Every Friday my newspaper column "Reality Check" is published. This week's is a lighthearted look at gardening. Maybe you share my laissez faire attitude:
If you were to stroll in a May field and gaze at the green covered with bright splashes of yellow, you would likely think that nature had been painting a lovely picture just for you. This time of year, the yellow is especially bright and beautiful.
And if we could all get hooked up to lie detectors, I would bet that most of us would admit that dandelions are kind of pretty, especially from a distance. And the leaves are healthy, too! I remember the first time my girls saw the leaves on sale at the grocery store. They gazed wide-eyed at each other. “We could make a fortune!” they cried. And they could. The yellow plants are everywhere.
Unfortunately, a few centuries ago some masochist decided that the only plant worth growing in quantity was grass. Perhaps he failed to notice that other weeds are much hardier and happier, like said dandelion. Or perhaps he wanted to guarantee himself a job by creating an impossible task: keeping weeds out of the grass, while the grass grew heartily.
As garden humorist David Hobson said, “a weed is a plant that has mastered every survival skill except learning how to grow in rows.” And I think he’s right. Many weeds have been poorly maligned. My children, after all, used to present me with bouquets of dandelions, because they thought they were pretty.
My mother’s backyard is peppered with sweet violets. She spent the first few years in her new house unsuccessfully attempting to confine the violets to their beds. Violets, though, are cheeky little plants. Then she remembered that purple was, after all, her favourite colour, so now she lets them run wild all through her backyard. Of course, she would never let her front lawn get to that state. We do have images to uphold, you know.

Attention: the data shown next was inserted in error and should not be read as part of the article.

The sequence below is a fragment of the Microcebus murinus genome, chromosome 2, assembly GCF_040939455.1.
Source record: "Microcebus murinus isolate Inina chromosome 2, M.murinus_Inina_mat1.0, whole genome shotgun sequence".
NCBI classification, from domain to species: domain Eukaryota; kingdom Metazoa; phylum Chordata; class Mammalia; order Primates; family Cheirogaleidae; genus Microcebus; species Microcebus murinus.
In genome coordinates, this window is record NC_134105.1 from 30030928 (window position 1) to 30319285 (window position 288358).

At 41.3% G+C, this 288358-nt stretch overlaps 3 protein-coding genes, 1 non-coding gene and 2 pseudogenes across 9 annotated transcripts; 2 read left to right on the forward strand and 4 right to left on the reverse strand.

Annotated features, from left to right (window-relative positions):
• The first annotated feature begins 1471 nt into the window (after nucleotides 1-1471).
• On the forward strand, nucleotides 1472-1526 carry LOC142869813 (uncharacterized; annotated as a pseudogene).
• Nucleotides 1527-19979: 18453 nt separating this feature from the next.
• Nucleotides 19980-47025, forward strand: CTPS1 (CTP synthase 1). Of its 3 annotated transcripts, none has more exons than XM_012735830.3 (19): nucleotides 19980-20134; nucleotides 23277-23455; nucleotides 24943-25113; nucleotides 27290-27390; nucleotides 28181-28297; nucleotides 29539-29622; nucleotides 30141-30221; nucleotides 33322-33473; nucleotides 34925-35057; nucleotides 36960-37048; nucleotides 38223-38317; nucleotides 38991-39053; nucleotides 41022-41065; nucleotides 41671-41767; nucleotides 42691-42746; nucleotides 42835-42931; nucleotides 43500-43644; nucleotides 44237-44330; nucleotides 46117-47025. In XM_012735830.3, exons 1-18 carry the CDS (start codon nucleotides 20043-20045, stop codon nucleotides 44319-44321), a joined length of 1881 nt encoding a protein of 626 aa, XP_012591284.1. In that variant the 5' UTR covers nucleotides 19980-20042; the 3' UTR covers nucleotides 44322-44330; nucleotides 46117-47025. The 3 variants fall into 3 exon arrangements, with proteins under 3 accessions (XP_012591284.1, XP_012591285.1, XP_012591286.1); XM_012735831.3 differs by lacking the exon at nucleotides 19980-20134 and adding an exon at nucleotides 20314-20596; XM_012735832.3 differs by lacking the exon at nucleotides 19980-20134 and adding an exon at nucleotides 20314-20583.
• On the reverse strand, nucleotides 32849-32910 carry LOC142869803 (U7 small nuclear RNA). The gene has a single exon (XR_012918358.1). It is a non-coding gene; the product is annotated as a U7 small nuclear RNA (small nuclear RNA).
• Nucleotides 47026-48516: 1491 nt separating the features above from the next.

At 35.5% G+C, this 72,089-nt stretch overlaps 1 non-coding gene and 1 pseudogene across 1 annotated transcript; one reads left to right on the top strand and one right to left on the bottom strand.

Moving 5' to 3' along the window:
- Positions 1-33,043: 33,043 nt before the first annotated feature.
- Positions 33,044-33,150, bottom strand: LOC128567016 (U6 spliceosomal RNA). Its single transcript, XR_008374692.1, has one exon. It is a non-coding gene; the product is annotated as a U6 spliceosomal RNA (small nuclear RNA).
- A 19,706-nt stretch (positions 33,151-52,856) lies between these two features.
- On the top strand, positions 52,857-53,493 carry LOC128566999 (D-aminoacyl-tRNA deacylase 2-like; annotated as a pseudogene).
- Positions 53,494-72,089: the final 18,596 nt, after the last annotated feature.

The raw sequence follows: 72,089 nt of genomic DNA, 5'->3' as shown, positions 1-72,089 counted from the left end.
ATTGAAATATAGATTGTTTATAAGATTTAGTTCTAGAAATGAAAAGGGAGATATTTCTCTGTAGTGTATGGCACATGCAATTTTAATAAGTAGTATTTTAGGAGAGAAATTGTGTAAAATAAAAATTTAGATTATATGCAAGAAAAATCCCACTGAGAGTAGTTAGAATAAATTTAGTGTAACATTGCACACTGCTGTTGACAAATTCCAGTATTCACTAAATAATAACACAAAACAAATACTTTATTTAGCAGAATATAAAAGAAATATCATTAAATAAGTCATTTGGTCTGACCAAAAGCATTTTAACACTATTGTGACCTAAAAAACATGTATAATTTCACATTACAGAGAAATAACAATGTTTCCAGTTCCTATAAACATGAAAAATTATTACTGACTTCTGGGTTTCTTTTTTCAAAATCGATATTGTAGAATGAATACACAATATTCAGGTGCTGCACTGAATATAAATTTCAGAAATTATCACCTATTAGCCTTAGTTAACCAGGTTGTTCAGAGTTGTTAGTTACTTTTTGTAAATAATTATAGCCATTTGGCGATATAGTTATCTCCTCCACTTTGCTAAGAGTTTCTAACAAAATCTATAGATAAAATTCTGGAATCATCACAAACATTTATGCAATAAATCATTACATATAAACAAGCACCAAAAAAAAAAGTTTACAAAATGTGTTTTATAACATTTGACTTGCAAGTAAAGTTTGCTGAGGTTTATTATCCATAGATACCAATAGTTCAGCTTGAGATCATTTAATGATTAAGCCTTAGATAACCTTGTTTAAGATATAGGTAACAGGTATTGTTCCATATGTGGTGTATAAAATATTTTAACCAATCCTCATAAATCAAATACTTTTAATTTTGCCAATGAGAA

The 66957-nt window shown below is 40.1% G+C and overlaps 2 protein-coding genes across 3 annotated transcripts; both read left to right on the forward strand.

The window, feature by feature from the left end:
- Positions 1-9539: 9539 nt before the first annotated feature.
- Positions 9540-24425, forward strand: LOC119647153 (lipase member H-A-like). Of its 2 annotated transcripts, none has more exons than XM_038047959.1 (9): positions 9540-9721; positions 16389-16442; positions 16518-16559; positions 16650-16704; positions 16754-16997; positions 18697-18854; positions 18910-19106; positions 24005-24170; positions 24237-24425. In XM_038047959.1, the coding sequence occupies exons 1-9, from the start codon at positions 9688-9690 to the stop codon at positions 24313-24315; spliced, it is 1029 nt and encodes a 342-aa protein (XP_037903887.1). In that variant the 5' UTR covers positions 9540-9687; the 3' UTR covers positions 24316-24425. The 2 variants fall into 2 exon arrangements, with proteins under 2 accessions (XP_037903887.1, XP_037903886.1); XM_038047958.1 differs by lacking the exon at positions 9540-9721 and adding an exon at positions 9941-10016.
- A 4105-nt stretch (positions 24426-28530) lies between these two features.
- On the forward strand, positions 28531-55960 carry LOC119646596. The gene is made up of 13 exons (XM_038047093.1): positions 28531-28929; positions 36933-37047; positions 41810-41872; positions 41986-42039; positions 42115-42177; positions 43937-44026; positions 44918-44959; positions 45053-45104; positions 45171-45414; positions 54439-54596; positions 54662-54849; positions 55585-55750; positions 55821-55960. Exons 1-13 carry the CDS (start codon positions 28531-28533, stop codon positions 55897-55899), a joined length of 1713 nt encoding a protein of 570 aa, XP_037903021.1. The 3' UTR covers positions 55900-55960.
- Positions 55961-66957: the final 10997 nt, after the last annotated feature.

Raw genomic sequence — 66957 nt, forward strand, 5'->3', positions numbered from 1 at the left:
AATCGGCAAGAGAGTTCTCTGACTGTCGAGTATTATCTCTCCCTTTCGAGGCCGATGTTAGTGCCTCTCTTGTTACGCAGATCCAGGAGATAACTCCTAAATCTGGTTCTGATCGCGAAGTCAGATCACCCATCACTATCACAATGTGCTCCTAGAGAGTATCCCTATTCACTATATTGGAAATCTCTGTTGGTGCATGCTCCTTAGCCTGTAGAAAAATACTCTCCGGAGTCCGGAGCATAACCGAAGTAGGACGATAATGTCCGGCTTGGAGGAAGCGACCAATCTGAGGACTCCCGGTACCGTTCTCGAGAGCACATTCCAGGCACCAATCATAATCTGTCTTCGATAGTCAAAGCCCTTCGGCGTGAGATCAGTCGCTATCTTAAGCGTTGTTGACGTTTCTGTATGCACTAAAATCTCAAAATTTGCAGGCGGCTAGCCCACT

Living in a subdivision brings its own version of peer pressure, even worse, I think, than junior high. A friend of mine was illustriously presented with a weed puller one Mother’s Day by a fastidious neighbour. It seems that her blanket of dandelions was not being looked upon with favour by the rest on her cul de sac. But my friend really didn’t like spraying with weed killer when her little ones were constantly running on the grass.
This year my husband has discovered his green thumb. Keith actually dug up all of our dandelions and cleaned up our beds. I suppose if one is going to have a mid-life crisis, it’s far better to spend it gardening than buying a motorcycle, and so I am grateful.
While he is embracing gardening, though, I seem to be retreating. In my old house we had not one, not two, but five composters. All the leaves, grass clippings, twigs, and kitchen waste were dumped dutifully. It made lovely compost, and I loved digging it, and spreading it, and even, if I can be honest, smelling the rich earth scent.
What I didn’t love was how tomato plants would start growing in my grass, or watermelons in my roses. Compost may be great nourishment, but it brought with it seeds of every kind, which I was then sprinkling over my sacred lawn.
I know there are ways to kill seeds in the compost. I know there are ways to mulch so that weeds don’t grow. But that all takes work, and I still think sweet violets are pretty. So maybe I should just admit that my lawn will never be perfect. Besides, I like yellow, with a splash of purple. Perhaps I’ll let my backyard go that direction. The front yard, that everyone sees, I’ll leave to Keith.
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Labels: columns, gardening